Prevalence of somatisation as a determinant of burnout amongst staff working in drug and alcohol services

Article


Mazoruk, S., Huxley, A., Alexis-Garsee, C. and Schifano, F. 2017. Prevalence of somatisation as a determinant of burnout amongst staff working in drug and alcohol services. Drugs and Alcohol Today. 17 (4), pp. 242-249. https://doi.org/10.1108/DAT-05-2017-0018
TypeArticle
TitlePrevalence of somatisation as a determinant of burnout amongst staff working in drug and alcohol services
AuthorsMazoruk, S., Huxley, A., Alexis-Garsee, C. and Schifano, F.
Abstract

Purpose: This study explored the prevalence of somatisation as a determinant of burnout amongst drug and alcohol staff in the UK.
Design/methodology/approach: The study employed a cross-sectional design utilising a self-completion online questionnaire. Data was collected from substance misuse workers across England and Wales. 165 responses were eligible for analysis, yielding a response rate of 5%. Burnout and somatization were measured with Maslach’s Burnout Inventory and the Physical Symptoms Inventory.
Findings: The prevalence of somatic symptoms was relatively low in the sample studied. The reported levels of burnout were moderate. Personal accomplishment remained high in the sample. There was a strong association between burnout and incidence of stress related somatic symptoms, with higher levels of burnout correlating with multiple symptoms.
Research limitations/implications: It was not possible to determine the extent of non-response bias, as at the time of the study there was no information available relating to the characteristics of drug and alcohol staff in the selected services. Therefore, as the response rate was very low (5%) it was recognised that non-response bias might have affected the findings, in such way that non-respondents may have differed in their experiences of work stress, satisfaction, burnout and health outcomes.
Practical implications: Despite the limitations, the study provided practical information relating to burnout vulnerability and associated physical symptoms in this specific occupational group. These findings can support employers to address staff wellbeing with a view to prevent burnout and reduce existing levels of burnout and related somatic symptoms, and improve job performance, job satisfaction, and staff retention through making appropriate adjustments, such as developing staff-wellbeing programmes. These adjustments could potentially contribute to improvement in substance misuse practice, through maintenance of healthy and satisfied workforce.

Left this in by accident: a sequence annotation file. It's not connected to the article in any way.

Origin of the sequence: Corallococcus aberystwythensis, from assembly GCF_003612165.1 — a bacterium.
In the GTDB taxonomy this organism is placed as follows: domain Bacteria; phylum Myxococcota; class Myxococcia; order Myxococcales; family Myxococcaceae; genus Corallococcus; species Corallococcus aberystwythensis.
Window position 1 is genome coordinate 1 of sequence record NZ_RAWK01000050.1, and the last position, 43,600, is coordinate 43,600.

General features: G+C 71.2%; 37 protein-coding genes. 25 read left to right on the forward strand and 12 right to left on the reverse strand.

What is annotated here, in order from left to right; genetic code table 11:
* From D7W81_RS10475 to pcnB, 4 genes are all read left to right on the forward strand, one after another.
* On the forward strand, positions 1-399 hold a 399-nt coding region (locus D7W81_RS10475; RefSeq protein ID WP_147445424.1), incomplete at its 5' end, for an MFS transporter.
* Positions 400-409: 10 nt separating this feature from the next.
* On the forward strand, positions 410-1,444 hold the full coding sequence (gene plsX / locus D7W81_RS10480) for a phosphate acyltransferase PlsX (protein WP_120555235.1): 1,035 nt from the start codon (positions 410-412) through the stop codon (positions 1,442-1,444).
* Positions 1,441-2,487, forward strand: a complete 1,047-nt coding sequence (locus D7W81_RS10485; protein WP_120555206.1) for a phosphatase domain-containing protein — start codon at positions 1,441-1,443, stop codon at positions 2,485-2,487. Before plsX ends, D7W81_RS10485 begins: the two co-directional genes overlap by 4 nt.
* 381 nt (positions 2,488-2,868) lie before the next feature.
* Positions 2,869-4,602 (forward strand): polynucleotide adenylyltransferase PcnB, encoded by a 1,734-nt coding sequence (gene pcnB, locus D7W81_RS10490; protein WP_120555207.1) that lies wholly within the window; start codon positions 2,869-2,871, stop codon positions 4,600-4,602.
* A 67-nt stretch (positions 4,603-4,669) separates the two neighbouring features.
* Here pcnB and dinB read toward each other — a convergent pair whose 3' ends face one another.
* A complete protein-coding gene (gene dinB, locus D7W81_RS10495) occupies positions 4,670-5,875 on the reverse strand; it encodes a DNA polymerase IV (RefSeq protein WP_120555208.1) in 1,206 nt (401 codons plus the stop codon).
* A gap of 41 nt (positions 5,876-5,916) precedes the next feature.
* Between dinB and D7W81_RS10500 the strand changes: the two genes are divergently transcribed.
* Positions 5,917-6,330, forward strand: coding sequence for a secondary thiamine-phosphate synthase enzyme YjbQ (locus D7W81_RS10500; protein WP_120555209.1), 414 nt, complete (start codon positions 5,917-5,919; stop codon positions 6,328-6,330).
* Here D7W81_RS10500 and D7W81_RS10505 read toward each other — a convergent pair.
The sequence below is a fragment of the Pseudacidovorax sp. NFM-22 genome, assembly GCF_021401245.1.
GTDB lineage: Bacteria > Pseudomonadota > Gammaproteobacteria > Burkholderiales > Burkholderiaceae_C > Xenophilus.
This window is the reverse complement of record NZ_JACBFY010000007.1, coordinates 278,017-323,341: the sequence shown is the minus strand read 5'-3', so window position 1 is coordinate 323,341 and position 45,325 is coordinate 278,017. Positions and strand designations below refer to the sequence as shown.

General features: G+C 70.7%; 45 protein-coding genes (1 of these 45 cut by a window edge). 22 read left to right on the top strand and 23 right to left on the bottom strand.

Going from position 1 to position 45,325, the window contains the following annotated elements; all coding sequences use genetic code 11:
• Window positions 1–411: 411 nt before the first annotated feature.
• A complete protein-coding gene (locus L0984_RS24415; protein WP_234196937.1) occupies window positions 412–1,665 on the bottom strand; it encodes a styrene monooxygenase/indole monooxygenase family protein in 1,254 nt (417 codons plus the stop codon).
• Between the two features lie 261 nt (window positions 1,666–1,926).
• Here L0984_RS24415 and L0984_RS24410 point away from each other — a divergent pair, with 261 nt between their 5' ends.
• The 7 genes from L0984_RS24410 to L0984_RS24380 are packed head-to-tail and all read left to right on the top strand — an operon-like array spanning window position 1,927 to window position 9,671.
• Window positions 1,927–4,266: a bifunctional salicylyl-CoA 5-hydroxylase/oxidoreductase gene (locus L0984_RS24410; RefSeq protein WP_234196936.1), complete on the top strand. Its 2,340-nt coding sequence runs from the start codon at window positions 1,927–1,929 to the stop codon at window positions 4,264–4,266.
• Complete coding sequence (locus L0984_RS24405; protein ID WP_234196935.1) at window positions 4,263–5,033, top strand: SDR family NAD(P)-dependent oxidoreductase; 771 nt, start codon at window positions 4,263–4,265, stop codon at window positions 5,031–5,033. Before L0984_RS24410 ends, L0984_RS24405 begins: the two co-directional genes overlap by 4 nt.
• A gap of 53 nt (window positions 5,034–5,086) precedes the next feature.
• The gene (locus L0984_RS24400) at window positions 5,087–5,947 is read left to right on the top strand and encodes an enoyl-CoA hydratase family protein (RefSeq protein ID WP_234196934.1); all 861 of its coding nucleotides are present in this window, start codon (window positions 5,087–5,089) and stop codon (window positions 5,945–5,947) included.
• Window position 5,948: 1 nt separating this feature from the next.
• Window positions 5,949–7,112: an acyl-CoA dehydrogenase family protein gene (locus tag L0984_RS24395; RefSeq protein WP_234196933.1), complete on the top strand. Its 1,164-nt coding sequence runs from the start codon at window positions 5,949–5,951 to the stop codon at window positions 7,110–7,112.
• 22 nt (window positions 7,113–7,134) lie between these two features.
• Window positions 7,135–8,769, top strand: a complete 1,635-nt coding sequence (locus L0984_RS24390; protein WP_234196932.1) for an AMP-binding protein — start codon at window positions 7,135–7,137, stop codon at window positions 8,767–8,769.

Social implications:
Originality/value: There is very few studies looking at burnout in drug and alcohol staff. This study is also novel in a way that it reveals correlations between a variety of specific stress related physical symptoms and the three components of burnout.

KeywordsBurnout; Substance misuse; Staff; Wellbeing; Drug and alcohol; Somatisation
Research GroupApplied Health Psychology group
LanguageEnglish
PublisherEmerald Publishing
JournalDrugs and Alcohol Today
ISSN1745-9265
Electronic2042-8359
Publication dates
Online20 Oct 2017
Print04 Dec 2017
Publication process dates
Deposited28 Sep 2017
Accepted22 Sep 2017
Output statusPublished
Accepted author manuscript
Copyright Statement

This article is © Emerald Group Publishing and permission has been granted for this version to appear in the Middlesex University Research Repository. Emerald does not grant permission for this article to be further copied/distributed or hosted elsewhere without the express permission from Emerald Group Publishing Limited. This is the accepted version of the manuscript "Prevalence of somatisation as a determinant of burnout amongst staff working in drug and alcohol services", published in the journal "Drugs and Alcohol Today" available via the journal site at: https://doi.org/10.1108/DAT-05-2017-0018

Digital Object Identifier (DOI)https://doi.org/10.1108/DAT-05-2017-0018
Web of Science identifierWOS:000416592700004
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